This is more reason why decentralised options like fediverse are essential, as they push alternative models of trust. Strategic thinking is required on digital identification, not just as a technical issue, but the political implications of the choices made in adopting one form over another in the mid- to long term. Nothing, for example, stops a government from establishing its own digital communication infrastructure verification management system. Technologies like blockchain brand themselves as decentralisation but they are in practice highly centralised. Importantly, such technologies promise decentralisation on the authentication layer, not registration and management. Blockchain is not a viable option as it stands.
But to challenge centralisation is often seen as a challenge to America usually through labels like “splitting the Internet”. From the lived experiences of the recent past, it is evident that for-profit centralised companies have done more to scatter trust on the Internet than decentralised efforts. If anything, decentralised options that emphasise open protocols unite more than they split the Internet, if they ever do. It is on this basis that civil society should also think of human rights as they are linked to identification from a decentralised format (even as a hybrid) to offer substantial cushioning from the effects of governments and for-profit monopolies.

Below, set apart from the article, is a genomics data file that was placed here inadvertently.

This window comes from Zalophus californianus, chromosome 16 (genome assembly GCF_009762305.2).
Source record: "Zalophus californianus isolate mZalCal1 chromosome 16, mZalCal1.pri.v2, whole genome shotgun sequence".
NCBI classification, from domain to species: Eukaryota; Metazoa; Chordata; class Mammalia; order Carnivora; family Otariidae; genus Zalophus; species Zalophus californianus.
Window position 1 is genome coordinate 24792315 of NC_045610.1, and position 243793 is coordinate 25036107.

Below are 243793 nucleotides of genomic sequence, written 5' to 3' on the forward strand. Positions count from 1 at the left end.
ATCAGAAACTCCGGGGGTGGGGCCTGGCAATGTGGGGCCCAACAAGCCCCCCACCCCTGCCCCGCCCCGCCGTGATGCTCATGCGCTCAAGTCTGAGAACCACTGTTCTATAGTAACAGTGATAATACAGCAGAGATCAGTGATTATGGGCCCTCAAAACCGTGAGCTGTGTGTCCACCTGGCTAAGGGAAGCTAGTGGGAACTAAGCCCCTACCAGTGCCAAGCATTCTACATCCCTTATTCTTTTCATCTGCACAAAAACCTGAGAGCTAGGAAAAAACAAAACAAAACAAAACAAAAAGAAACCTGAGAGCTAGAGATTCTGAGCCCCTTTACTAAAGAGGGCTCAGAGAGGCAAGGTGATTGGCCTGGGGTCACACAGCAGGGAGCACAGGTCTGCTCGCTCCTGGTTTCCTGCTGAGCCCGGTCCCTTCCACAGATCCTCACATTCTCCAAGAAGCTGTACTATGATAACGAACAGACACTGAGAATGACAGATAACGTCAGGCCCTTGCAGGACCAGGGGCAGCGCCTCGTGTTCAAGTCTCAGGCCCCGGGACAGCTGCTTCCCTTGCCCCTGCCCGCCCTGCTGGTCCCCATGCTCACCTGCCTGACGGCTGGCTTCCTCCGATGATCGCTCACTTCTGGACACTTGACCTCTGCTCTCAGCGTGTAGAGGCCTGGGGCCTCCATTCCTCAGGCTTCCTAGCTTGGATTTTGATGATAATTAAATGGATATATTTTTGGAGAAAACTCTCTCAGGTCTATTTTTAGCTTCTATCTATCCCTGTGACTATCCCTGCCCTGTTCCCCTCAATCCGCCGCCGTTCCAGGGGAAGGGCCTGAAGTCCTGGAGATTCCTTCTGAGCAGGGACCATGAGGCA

Identification ecosystem is complex, but as a guiding principle, government issued IDs should not be required as a default in everyday activities like paying for groceries or commuting across town. Yet, everytime we use MPESA, ApplePay, GooglePay, so-called contactless cashless systems, we enforce an ID-by-default regime. These options conduct know-your-customer checks to process payment, but neatly concealed in the backend of ever-powerful processors. It is in the ID industry’s interests to increase ID usage, and campaign for lifestyles that increase ID usage, for example cashless societies. It positions them into influential nodes shaping everyday outcomes beyond just ID custody and verification.
Even if Twitter and Facebook stabilise their verification processes, it is a faint signal in the current digital trust wasteland. This is not just a Twitter problem. It is a global trust crisis, to which civil society and governments around the world should be more strategically involved. Global trust infrastructure cannot, or perhaps more accurately should not, depend on highly centralised, for-profit volatile entities.
The writer is a Ph.D. student at the University of Toronto working on digital identification in international politics